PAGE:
Get the answers with Hunch


Flikr founder Caterina Fake has a new venture: Hunch.

It’s in private beta now, and we’re giving it a test spin to see what’s the what.  It’s got lots of data and an easy UI. But you’re probably wondering what is Hunch. Via her blog post:

“Hunch is a decision-making site, customized for you. Which means Hunch gets to know you, then asks you 10 questions about a topic (usually fewer!), and provides a result — a Hunch, if you will. It gives you results it wouldn’t give other people.”

Essentially, it’s a startup to help people jump to conclusions.  It’s a fun time waster, but I’m not sure it’s as useful as the site’s creators think/hope it is.  For realz. 

Not to take anything away from what Fake has built, but essentially you can find out what magazine you should read or what blog to check out, or music to listen to based upon your individual personality.  That they do so with only ten questions leaves a bit to be desired.  Basically it’s a recommendation service or gives out advice – all the stuff your friends and family already help you do anyways or a shortcut for those people that are proactive and know where to find information to nagging questions.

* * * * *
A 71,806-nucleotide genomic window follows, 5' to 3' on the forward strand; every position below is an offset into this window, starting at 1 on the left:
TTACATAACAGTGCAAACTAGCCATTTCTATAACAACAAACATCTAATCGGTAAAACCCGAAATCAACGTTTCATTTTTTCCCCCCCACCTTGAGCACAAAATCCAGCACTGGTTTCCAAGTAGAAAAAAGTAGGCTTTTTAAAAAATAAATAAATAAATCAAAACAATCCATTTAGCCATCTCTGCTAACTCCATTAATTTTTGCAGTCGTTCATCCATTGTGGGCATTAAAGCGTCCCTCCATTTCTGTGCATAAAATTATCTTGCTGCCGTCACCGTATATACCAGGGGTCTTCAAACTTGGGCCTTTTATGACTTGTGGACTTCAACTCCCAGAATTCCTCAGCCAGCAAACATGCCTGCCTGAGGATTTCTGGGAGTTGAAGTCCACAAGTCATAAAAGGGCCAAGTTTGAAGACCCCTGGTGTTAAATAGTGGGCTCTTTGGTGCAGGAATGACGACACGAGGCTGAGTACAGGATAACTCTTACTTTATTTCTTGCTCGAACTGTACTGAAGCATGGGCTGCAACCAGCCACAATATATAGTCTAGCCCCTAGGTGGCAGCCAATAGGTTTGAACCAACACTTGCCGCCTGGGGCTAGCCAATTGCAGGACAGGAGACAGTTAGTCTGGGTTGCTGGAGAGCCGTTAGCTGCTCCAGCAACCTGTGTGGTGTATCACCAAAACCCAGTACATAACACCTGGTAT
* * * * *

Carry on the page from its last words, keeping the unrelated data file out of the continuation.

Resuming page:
TechCrunch is anamored with the site and I’m not sure why.

All in all the site looks slick, but does Hunch really have all the answers?

At this point the site covers around 500 subjects, ranging from topics on computers and gadgets to relationships and dating. Some of the questions are just for amusement (which Star Wars character am I?), but most of them aspire to be genuinely helpful. After picking a question you’d like to have answered, the site presents a series of multiple choice questions (you always have the option to skip a question if you don’t know how to answer it). At the end, the system presents an answer, along with its next-best guesses ranked according to how confident it is with its decision.

For example, say you were looking to decide between purchasing either a PC or a Mac. The site will present a series of structured questions set up by other users, such as “What do you intend to use the computer for?” In theory this is supposed to be better than asking the question on a general Q&A site like Yahoo Answers, because you won’t have to deal with the bitter flamewars that inevitably result. After entering ten questions or fewer, the system will spit out your answer.

Consider me unsold, but like all things with the right amount of hype and marketing, I’m sure Fake can make a go of this.  hunch2

Okay, maybe they are on to something, since I’m coo-coo for cocoa puffs for Zooey Deschanel and the questions don’t really leave room for you to cheat your way to an answer.

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